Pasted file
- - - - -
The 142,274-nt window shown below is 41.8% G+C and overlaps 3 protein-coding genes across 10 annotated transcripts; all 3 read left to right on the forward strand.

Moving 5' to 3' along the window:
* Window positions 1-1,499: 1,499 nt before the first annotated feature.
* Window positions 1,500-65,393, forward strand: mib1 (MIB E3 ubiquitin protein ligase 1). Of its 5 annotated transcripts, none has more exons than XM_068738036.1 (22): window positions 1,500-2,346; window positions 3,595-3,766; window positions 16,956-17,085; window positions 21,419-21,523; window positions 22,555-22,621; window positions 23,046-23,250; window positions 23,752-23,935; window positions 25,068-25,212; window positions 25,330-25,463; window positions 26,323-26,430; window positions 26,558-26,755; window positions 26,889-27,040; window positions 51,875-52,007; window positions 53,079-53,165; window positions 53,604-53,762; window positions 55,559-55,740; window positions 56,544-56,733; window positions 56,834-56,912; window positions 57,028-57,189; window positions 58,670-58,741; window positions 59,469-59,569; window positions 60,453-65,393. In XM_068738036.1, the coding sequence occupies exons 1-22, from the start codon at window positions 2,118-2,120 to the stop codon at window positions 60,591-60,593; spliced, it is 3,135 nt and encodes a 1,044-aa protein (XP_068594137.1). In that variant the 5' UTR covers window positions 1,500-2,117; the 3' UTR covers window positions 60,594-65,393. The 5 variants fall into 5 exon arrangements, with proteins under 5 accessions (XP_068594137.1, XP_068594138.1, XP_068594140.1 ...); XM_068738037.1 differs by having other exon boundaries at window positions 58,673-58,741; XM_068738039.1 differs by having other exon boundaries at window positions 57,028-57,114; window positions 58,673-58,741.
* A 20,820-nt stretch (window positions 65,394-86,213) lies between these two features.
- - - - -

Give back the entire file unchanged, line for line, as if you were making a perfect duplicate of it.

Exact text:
The 142,274-nt window shown below is 41.8% G+C and overlaps 3 protein-coding genes across 10 annotated transcripts; all 3 read left to right on the forward strand.

Moving 5' to 3' along the window:
* Window positions 1-1,499: 1,499 nt before the first annotated feature.
* Window positions 1,500-65,393, forward strand: mib1 (MIB E3 ubiquitin protein ligase 1). Of its 5 annotated transcripts, none has more exons than XM_068738036.1 (22): window positions 1,500-2,346; window positions 3,595-3,766; window positions 16,956-17,085; window positions 21,419-21,523; window positions 22,555-22,621; window positions 23,046-23,250; window positions 23,752-23,935; window positions 25,068-25,212; window positions 25,330-25,463; window positions 26,323-26,430; window positions 26,558-26,755; window positions 26,889-27,040; window positions 51,875-52,007; window positions 53,079-53,165; window positions 53,604-53,762; window positions 55,559-55,740; window positions 56,544-56,733; window positions 56,834-56,912; window positions 57,028-57,189; window positions 58,670-58,741; window positions 59,469-59,569; window positions 60,453-65,393. In XM_068738036.1, the coding sequence occupies exons 1-22, from the start codon at window positions 2,118-2,120 to the stop codon at window positions 60,591-60,593; spliced, it is 3,135 nt and encodes a 1,044-aa protein (XP_068594137.1). In that variant the 5' UTR covers window positions 1,500-2,117; the 3' UTR covers window positions 60,594-65,393. The 5 variants fall into 5 exon arrangements, with proteins under 5 accessions (XP_068594137.1, XP_068594138.1, XP_068594140.1 ...); XM_068738037.1 differs by having other exon boundaries at window positions 58,673-58,741; XM_068738039.1 differs by having other exon boundaries at window positions 57,028-57,114; window positions 58,673-58,741.
* A 20,820-nt stretch (window positions 65,394-86,213) lies between these two features.